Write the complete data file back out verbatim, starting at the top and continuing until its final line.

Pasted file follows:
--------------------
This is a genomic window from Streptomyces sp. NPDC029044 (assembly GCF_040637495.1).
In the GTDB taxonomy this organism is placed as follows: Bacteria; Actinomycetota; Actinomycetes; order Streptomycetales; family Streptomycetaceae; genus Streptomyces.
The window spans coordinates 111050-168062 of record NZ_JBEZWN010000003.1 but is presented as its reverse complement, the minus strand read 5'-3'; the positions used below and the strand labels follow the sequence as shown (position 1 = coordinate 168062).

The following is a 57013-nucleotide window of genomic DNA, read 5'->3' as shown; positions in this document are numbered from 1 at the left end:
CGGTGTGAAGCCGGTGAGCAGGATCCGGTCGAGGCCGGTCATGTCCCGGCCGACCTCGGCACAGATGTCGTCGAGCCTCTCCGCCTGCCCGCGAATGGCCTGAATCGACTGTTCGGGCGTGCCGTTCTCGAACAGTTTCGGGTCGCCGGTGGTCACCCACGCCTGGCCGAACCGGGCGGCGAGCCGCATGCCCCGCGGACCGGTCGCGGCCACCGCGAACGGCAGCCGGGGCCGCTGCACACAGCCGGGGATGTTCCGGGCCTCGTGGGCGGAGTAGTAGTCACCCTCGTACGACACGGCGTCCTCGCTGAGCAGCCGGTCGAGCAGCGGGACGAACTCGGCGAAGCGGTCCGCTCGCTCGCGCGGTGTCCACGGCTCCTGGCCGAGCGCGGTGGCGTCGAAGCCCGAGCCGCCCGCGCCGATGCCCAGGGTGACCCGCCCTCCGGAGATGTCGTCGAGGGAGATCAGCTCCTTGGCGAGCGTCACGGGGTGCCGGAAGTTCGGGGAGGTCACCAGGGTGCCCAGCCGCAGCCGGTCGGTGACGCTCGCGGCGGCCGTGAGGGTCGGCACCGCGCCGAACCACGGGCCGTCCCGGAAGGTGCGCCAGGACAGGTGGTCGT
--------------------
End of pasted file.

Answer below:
This is a genomic window from Streptomyces sp. NPDC029044 (assembly GCF_040637495.1).
In the GTDB taxonomy this organism is placed as follows: Bacteria; Actinomycetota; Actinomycetes; order Streptomycetales; family Streptomycetaceae; genus Streptomyces.
The window spans coordinates 111050-168062 of record NZ_JBEZWN010000003.1 but is presented as its reverse complement, the minus strand read 5'-3'; the positions used below and the strand labels follow the sequence as shown (position 1 = coordinate 168062).

The following is a 57013-nucleotide window of genomic DNA, read 5'->3' as shown; positions in this document are numbered from 1 at the left end:
CGGTGTGAAGCCGGTGAGCAGGATCCGGTCGAGGCCGGTCATGTCCCGGCCGACCTCGGCACAGATGTCGTCGAGCCTCTCCGCCTGCCCGCGAATGGCCTGAATCGACTGTTCGGGCGTGCCGTTCTCGAACAGTTTCGGGTCGCCGGTGGTCACCCACGCCTGGCCGAACCGGGCGGCGAGCCGCATGCCCCGCGGACCGGTCGCGGCCACCGCGAACGGCAGCCGGGGCCGCTGCACACAGCCGGGGATGTTCCGGGCCTCGTGGGCGGAGTAGTAGTCACCCTCGTACGACACGGCGTCCTCGCTGAGCAGCCGGTCGAGCAGCGGGACGAACTCGGCGAAGCGGTCCGCTCGCTCGCGCGGTGTCCACGGCTCCTGGCCGAGCGCGGTGGCGTCGAAGCCCGAGCCGCCCGCGCCGATGCCCAGGGTGACCCGCCCTCCGGAGATGTCGTCGAGGGAGATCAGCTCCTTGGCGAGCGTCACGGGGTGCCGGAAGTTCGGGGAGGTCACCAGGGTGCCCAGCCGCAGCCGGTCGGTGACGCTCGCGGCGGCCGTGAGGGTCGGCACCGCGCCGAACCACGGGCCGTCCCGGAAGGTGCGCCAGGACAGGTGGTCGT